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Home » Eclipse Projects » Papyrus for Real Time » Understanding of the timer implementation(Timing Protocol)
Understanding of the timer implementation [message #1834954] Sun, 22 November 2020 05:16 Go to next message
Sneha Sahu is currently offline Sneha SahuFriend
Messages: 20
Registered: June 2018
Junior Member
index.php/fa/39383/0/

in the attached figure, -
1. timer resets to 10 as entry action for A.
2. before timeout, triggerA is active and due to t1, now state becomes B.
3. as an entry action of B, timer is again reset to 5.
4. now at B, t3 gets active before timeout and state goes to A.

Now, my question is, what happens to these unprocessed timer signals? since both A and B are using the same timer port, does the new resets overwrite the previous ones, or do they get queued up on top of each other?
Kindly explain the behaviour of the default timing protocol implementation.
Re: Understanding of the timer implementation [message #1835047 is a reply to message #1834954] Mon, 23 November 2020 23:45 Go to previous messageGo to next message
Ernesto Posse is currently offline Ernesto PosseFriend
Messages: 438
Registered: March 2011
Senior Member
Interesting question.

Well, the exact behaviour will depend on whether the two timers are set on the same Timer port or different ports. I assume you are setting them on the same port.

They key to understand this is that timeout messages are in fact just like ordinary messages, so they are treated (almost) the same way as normal messages.

This implies, for example, that if a timeout is triggered (the timeout message arrives) and you are in a state that does have a transition which handles the timeout (the transition's trigger is on the relevant timer port), then the transition will be taken, and if the state does *not* have a transition to handle that timeout, then the timeout is discarded, but a message will be printed on stdout. What happens exactly can be customized by overriding a method called "unexpectedMessage" (with signature void unexpectedMessage(void)" in the capsule.

Now, I said that the timeout messages are "almost" like ordinary messages, but there is a key difference. A UML-RT model runs in one or more "controllers". Each controller runs in its own OS-thread, and manages one or more capsules. By default, all capsules are allocated to one default controller, but you can allocate them to different controllers, although that's another question.

Now, each controller keeps separate queues for "normal" messages and "timeout" messages. The timer queue is sorted by time (the timers with sooner deadline first). Note that this is unlike other languages and models of computation, such as the Actor model, which keeps one queue per "Actor", or other languages which keep one queue per port. .

The controller has a "main" loop where it processes all messages. At the beginning of each iteration of this loop, it goes through all "expired" timers from the timer queue and adds them to the "incoming queue" (the queue for normal messages). Then, it processes all messages on the incoming queue until there are no more. If there are no more such messages, it will wait (block) until either a new normal message arrives or the first timer in the timer queue is triggered. When this happens, the next iteration of the main loop begins (moving timers to the incoming queue, etc. ...)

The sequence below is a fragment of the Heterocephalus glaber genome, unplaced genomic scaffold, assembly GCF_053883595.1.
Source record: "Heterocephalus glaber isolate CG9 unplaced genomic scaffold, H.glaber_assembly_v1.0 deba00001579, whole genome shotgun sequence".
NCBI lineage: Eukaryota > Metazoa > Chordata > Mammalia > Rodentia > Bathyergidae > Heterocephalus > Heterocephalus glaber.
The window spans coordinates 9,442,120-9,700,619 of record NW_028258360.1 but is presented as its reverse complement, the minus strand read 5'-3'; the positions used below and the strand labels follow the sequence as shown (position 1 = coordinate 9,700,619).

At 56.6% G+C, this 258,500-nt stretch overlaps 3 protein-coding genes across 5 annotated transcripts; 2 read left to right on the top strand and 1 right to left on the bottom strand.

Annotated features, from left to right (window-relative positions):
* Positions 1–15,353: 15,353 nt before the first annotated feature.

So in your example, the timers don't disappear when you jump to a different state (because timers are in fact managed by the controller, not the capsule and certainly not the state). In other words, the timers will trigger regardless of what state they were set up on, and when they trigger, the behaviour will depend on whether the current state has a transition that can handle them or not.
Re: Understanding of the timer implementation [message #1835049 is a reply to message #1834954] Tue, 24 November 2020 00:34 Go to previous messageGo to next message
Ernesto Posse is currently offline Ernesto PosseFriend
Messages: 438
Registered: March 2011
Senior Member
And aI forgot to add that there is no problem in having two or more timers on the same port with different times. Each gets queued and each gets triggered when the timer goes off.
Re: Understanding of the timer implementation [message #1835050 is a reply to message #1834954] Tue, 24 November 2020 00:49 Go to previous messageGo to next message
Sneha Sahu is currently offline Sneha SahuFriend
Messages: 20
Registered: June 2018
Junior Member
Thank you so much for the explanation.
Also, is this implementation of local timers and controllers specific to Papyrus-RT, or is this how UML-RT models are supposed to work in general?
Re: Understanding of the timer implementation [message #1835052 is a reply to message #1835050] Tue, 24 November 2020 01:16 Go to previous messageGo to next message
Ernesto Posse is currently offline Ernesto PosseFriend
Messages: 438
Registered: March 2011
Senior Member
While the details of having a separate timer queue is specific to Papyrus-RT, the rest is true for UML-RT in general. The idea of "controllers" is described in the ROOM book (see Real-Time Object Oriented Modelling) which is the one that defined the UML-RT language (before it was called UML-RT). This also includes the idea that timeouts are normal messages, that timeouts will occur independently of the state were they were set up and that it's controllers who have queues rather than capsules or ports.
Re: Understanding of the timer implementation [message #1835057 is a reply to message #1835052] Tue, 24 November 2020 01:59 Go to previous message
Sneha Sahu is currently offline Sneha SahuFriend
Messages: 20
Registered: June 2018
Junior Member
Thank you again for all the explanation and information.
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